Vikram’s and Pragyaan’s fates are sealed. Currently, it is night in the Moon’s south polar region, which is among the coldest spots in the Solar System. During night, temperatures in the region plunge to below minus 200 degrees Celsius. Vikram does not carry any heating system to survive the bitter cold. By the time sunlight returns to the region, Vikram’s instruments will be permanently damage.

However, there is still hope for locating the Chandrayaan-2 lander. Nasa said its Lunar Reconnaissance Orbiter will perform another flyby over Vikram’s landing site in October. John Keller, the deputy project scientist of the Lunar Reconnaissance Orbiter mission, told news agency PTI that the flyby would take place on October 14 when “lighting conditions will be more favourable”.

NASA

@NASA

Our @LRO_NASA mission imaged the targeted landing site of India’s Chandrayaan-2 lander, Vikram. The images were taken at dusk, and the team was not able to locate the lander. More images will be taken in October during a flyby in favorable lighting. More: https://go.nasa.gov/2n03HuV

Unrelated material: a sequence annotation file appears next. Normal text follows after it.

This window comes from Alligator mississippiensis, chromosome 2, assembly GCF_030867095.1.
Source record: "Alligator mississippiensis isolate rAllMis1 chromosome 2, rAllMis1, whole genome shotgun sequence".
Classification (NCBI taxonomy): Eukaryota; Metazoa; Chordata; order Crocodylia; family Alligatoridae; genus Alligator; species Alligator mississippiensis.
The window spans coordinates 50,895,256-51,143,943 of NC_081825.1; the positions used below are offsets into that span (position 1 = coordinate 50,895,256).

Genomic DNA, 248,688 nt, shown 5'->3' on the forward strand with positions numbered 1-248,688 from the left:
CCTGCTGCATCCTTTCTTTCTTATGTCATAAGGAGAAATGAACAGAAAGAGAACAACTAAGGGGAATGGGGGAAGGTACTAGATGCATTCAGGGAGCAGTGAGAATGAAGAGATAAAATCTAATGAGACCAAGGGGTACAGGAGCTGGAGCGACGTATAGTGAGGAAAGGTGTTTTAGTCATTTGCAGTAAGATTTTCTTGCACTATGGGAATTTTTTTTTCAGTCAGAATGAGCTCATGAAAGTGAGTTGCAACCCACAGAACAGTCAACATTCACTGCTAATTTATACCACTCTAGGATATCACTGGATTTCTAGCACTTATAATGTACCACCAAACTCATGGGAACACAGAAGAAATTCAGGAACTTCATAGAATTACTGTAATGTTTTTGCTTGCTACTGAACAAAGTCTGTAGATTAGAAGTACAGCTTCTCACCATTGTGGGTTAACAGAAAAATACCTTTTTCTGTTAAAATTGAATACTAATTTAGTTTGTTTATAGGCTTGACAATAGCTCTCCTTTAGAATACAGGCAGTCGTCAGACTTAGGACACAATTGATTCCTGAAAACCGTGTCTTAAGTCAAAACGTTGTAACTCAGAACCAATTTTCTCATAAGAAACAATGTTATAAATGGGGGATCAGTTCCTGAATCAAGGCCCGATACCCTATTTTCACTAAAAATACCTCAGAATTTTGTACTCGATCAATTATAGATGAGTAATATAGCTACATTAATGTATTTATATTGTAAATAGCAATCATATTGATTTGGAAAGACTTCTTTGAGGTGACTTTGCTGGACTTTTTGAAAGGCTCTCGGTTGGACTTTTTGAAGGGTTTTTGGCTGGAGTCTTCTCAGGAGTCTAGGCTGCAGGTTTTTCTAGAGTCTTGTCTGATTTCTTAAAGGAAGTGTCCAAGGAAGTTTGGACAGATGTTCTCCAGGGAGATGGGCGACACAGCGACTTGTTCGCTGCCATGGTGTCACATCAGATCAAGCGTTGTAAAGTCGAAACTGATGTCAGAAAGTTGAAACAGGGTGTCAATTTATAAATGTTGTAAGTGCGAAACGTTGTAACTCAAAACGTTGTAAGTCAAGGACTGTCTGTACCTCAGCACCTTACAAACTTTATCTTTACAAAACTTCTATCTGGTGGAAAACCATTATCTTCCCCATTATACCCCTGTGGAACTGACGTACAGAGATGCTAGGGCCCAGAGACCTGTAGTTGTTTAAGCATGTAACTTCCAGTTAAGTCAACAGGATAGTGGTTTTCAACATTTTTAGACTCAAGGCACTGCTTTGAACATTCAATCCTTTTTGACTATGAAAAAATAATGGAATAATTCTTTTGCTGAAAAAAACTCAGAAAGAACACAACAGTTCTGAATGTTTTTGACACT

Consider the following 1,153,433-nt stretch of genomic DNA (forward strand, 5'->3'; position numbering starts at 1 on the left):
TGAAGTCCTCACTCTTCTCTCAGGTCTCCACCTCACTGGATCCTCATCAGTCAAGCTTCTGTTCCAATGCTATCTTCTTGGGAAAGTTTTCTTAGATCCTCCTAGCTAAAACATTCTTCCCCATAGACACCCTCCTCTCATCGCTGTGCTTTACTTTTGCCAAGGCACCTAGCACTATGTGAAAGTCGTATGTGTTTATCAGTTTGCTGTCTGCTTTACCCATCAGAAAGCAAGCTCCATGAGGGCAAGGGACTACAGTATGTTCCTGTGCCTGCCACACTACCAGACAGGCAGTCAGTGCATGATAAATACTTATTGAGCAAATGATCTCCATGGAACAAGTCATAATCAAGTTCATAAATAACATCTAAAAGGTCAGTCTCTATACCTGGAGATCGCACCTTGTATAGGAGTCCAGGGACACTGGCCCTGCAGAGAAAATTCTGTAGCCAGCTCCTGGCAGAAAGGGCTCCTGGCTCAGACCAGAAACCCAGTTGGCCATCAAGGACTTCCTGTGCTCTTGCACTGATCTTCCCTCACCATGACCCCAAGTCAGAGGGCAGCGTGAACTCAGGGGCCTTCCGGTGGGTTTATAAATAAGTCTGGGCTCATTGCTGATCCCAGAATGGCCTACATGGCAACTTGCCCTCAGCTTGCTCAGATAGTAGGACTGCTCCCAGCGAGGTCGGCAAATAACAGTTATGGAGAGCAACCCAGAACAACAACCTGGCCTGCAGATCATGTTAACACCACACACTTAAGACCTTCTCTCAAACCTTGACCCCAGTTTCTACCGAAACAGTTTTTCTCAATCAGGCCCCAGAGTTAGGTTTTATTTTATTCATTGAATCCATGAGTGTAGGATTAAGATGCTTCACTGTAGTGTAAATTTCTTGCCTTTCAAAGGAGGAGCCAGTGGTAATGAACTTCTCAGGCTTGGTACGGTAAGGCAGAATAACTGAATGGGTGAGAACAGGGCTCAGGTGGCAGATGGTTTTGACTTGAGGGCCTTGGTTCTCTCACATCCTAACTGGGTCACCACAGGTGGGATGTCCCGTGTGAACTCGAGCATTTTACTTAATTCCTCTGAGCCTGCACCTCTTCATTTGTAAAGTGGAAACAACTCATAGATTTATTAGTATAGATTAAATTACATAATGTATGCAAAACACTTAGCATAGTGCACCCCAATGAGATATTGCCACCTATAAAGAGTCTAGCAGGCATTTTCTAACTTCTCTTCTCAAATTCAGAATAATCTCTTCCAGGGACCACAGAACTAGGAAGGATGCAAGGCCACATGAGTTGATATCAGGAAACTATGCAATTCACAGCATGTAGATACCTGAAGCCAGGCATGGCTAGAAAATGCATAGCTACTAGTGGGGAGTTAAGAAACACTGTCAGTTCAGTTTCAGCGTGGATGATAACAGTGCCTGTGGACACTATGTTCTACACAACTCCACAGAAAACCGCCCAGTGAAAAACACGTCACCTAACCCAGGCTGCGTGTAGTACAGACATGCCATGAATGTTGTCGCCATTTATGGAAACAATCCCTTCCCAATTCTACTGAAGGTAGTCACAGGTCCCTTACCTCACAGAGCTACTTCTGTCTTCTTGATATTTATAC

Lunar surfaceLunar surface with names of locations
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The LRO will once again take photographs of Vikram’s landing site and with lighting conditions expected to be more favourable, there is a possibility of the Chandrayaan-2 lander being located.

ORBITER A-OKAY

Meanwhile, the Chandyraan-2 orbiter continues to be safe in its orbit around the Moon. Indian Space Research Organisation K Sivan said this week that the orbiter is performing very well and has begun its experiments.

The orbiter carries the bulk of the Chandrayaan-2 mission’s payloads, or scientific instruments. The Chadrayaan-2 orbiter has eight payloads onboard.

Over the course of its mission life, which has been extended from one year to seven years, the Chandrayaan-2 orbiter will carry out a number of experiments to map the lunar surface, determine the presence of minerals on the Moon and estimate the quantity of iced water in the polar regions of the Moon.

So, the sun may have set on Vikram and Pragyaan, but the Chandrayaan-2 mission will keep flying for years to come.